Wednesday, May 23, 2018
Books

Review: 'The Violinist's Thumb' by Sam Kean is science as story-telling

Here's an astonishing story: On Aug. 6, 1945, Tsutomu Yamaguchi was running late to his job at the Mitsubishi headquarters in Hiroshima. When the atomic bomb hit, he was far enough away to survive the blast, but with radiation burns. Somehow he found his way onto a train back to his family in Nagasaki. He made it home the morning of Aug. 8, just in time — well, you guessed it. He survived both bombings. Remarkably, he recovered, returned to work, and went on to father two children. He lived to the age of 93.

Sam Kean uses Yamaguchi's story to illustrate the complicated interplay between radiation and DNA. His new book, The Violinist's Thumb, takes the same approach to our genetic code that his previous one, The Disappearing Spoon, took to the periodic table of elements: Kean frames complex and important fields of science on a human scale, making them relatable and meaningful.

He introduces us to a Dominican nun, Sister Miriam Michael Stimson, who helped invent Preparation H and whose research contributed to James Watson and Francis Crick's understanding of DNA. Kean deploys characters like these to illustrate concepts in the study of genetics, such as the use of DNA to trace human evolution or the ways in which our bodies read and use the information stored in our genetic code.

With this approach, he shows that science is a kind of storytelling. Science is more than charts and tables, molecules and reactions. It is a messy, human, imperfect effort to translate the intricate workings of our world into a language we can understand.

Kean lets us follow the story in precisely the way that we acquire knowledge in our everyday lives. What I know about cancer is not from a textbook, but from memories of my grandmother's death and aunt's survival, offhand remarks made by the mammogram technician, newspaper articles and Internet rumors. This wide-ranging approach mirrors the history of genetic science, as Kean demonstrates. We were breeding animals and domesticating plants long before Gregor Mendel sorted out the notion of dominant and recessive traits through his cross-breeding of peas.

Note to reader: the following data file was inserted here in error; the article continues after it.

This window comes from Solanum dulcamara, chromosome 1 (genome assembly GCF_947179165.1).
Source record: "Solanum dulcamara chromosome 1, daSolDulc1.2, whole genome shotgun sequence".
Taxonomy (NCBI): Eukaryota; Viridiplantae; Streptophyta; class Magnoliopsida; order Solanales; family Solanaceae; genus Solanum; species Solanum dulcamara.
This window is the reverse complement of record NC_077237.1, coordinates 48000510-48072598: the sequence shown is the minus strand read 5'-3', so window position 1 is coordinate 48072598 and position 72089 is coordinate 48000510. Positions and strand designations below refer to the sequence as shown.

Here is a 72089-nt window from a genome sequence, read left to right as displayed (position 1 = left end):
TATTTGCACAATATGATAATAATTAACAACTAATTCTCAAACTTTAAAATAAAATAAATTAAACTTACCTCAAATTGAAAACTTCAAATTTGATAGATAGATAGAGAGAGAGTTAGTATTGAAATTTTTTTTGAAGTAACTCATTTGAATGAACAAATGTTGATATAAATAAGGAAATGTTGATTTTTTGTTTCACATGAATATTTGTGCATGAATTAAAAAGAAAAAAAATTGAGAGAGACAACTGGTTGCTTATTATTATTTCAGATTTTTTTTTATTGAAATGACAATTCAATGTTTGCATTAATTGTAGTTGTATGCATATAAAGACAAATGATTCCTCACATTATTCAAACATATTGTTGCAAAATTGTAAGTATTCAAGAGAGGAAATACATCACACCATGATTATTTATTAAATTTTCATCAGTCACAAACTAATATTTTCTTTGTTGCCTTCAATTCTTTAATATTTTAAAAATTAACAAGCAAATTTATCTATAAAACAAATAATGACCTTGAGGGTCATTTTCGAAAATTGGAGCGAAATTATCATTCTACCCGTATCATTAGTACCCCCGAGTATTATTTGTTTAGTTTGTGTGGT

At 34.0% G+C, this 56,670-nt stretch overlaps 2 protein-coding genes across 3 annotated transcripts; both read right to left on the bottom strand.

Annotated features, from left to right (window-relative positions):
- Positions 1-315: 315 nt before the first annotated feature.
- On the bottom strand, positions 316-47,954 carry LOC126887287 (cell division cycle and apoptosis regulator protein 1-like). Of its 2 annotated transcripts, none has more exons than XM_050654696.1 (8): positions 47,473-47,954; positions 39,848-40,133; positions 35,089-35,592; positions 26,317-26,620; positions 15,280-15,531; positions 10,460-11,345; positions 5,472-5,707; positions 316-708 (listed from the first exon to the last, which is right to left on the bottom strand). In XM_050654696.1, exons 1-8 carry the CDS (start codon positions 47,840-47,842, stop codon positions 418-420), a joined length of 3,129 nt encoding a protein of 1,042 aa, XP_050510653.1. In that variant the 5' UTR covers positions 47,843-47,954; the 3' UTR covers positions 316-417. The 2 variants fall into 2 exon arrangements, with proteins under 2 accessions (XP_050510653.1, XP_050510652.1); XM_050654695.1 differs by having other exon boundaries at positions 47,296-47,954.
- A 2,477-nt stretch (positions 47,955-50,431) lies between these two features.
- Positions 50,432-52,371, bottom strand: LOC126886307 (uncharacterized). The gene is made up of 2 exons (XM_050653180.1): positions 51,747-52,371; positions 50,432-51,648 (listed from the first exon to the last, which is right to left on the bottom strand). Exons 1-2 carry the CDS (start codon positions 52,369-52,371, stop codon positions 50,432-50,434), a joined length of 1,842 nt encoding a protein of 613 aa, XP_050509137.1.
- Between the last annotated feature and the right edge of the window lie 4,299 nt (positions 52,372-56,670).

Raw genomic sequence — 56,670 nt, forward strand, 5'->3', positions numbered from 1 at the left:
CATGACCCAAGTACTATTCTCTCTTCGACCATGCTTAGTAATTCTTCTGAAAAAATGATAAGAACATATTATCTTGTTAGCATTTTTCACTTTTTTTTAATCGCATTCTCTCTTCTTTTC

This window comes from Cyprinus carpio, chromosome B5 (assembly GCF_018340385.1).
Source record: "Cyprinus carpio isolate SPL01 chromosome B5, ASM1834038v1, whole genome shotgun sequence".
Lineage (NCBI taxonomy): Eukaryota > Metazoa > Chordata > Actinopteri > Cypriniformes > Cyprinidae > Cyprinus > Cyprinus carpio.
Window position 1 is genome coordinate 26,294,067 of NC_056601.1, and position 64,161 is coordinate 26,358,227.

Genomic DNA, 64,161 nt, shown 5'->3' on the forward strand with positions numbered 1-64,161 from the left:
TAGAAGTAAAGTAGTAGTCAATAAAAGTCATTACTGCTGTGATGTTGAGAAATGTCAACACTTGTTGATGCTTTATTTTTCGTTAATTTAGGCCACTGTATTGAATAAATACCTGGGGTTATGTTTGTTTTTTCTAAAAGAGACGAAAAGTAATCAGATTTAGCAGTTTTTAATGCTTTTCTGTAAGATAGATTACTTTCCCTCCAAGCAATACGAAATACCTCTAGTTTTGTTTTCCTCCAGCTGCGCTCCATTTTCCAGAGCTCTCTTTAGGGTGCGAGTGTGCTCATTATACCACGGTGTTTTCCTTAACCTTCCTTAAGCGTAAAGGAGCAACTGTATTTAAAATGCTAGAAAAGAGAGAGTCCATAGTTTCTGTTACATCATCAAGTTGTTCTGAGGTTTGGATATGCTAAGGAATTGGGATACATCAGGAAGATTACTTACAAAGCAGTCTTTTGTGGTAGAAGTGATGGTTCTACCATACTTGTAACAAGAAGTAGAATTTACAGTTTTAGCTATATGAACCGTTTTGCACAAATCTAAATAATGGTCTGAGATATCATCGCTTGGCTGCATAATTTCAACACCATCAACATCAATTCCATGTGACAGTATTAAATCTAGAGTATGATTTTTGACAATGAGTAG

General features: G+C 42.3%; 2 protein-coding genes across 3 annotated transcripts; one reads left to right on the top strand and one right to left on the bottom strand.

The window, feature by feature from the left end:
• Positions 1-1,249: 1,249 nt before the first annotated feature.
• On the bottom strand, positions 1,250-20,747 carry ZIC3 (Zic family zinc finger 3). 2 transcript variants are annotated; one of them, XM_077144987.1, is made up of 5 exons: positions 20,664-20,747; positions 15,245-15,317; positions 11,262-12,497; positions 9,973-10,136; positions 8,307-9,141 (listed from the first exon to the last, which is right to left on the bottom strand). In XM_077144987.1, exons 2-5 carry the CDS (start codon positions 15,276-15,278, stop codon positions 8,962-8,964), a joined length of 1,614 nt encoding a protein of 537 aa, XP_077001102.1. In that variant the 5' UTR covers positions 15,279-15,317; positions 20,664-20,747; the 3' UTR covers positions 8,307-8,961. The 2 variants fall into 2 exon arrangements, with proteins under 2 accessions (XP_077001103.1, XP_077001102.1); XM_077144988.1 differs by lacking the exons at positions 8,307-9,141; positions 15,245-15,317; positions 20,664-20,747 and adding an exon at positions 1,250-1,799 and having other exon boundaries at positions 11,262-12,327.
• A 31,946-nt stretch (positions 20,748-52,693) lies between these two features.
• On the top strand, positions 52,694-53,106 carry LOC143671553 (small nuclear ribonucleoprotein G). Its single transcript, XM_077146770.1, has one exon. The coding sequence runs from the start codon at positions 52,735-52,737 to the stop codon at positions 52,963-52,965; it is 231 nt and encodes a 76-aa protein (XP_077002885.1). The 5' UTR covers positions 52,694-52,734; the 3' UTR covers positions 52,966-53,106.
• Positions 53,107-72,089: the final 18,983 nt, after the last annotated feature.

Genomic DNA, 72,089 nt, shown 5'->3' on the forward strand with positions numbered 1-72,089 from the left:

In a forward-looking final chapter, Kean considers the ethics of cloning (he points out that human clones already walk among us, in the form of identical twins); the implications of a genetic basis for sexual orientation or race; and the astonishing possibility of using DNA like silicon transistors to perform calculations.

More than a user-friendly explanation of scientific principles, The Violinist's Thumb is a thoughtful work of literature that allows all of us — the nonscientists, the reading public — to grapple with the big questions regarding the history and future of our own genetic code.

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Events: Tarbell.org founder Wendell Potter to discuss, sign book

Book TalkTarbell.org founder Wendell Potter (Nation on the Take: How Big Money Corrupts Our Democracy and What We Can Do About It) will discuss and sign his book at 4 p.m. May 23 at the St. Petersburg Main Library, 3745 Ninth Ave. N.Applications are ...
Published: 05/21/18
The real stuff is how Tom Wolfe best used his write stuff

The real stuff is how Tom Wolfe best used his write stuff

om Wolfe’s best writing lifted real people into legend: car designers and astronauts and disciples of LSD. With that writing, Wolfe lifted himself into legend as well.The author of 16 books, including such bestsellers as The Right Stuff and The Bonfi...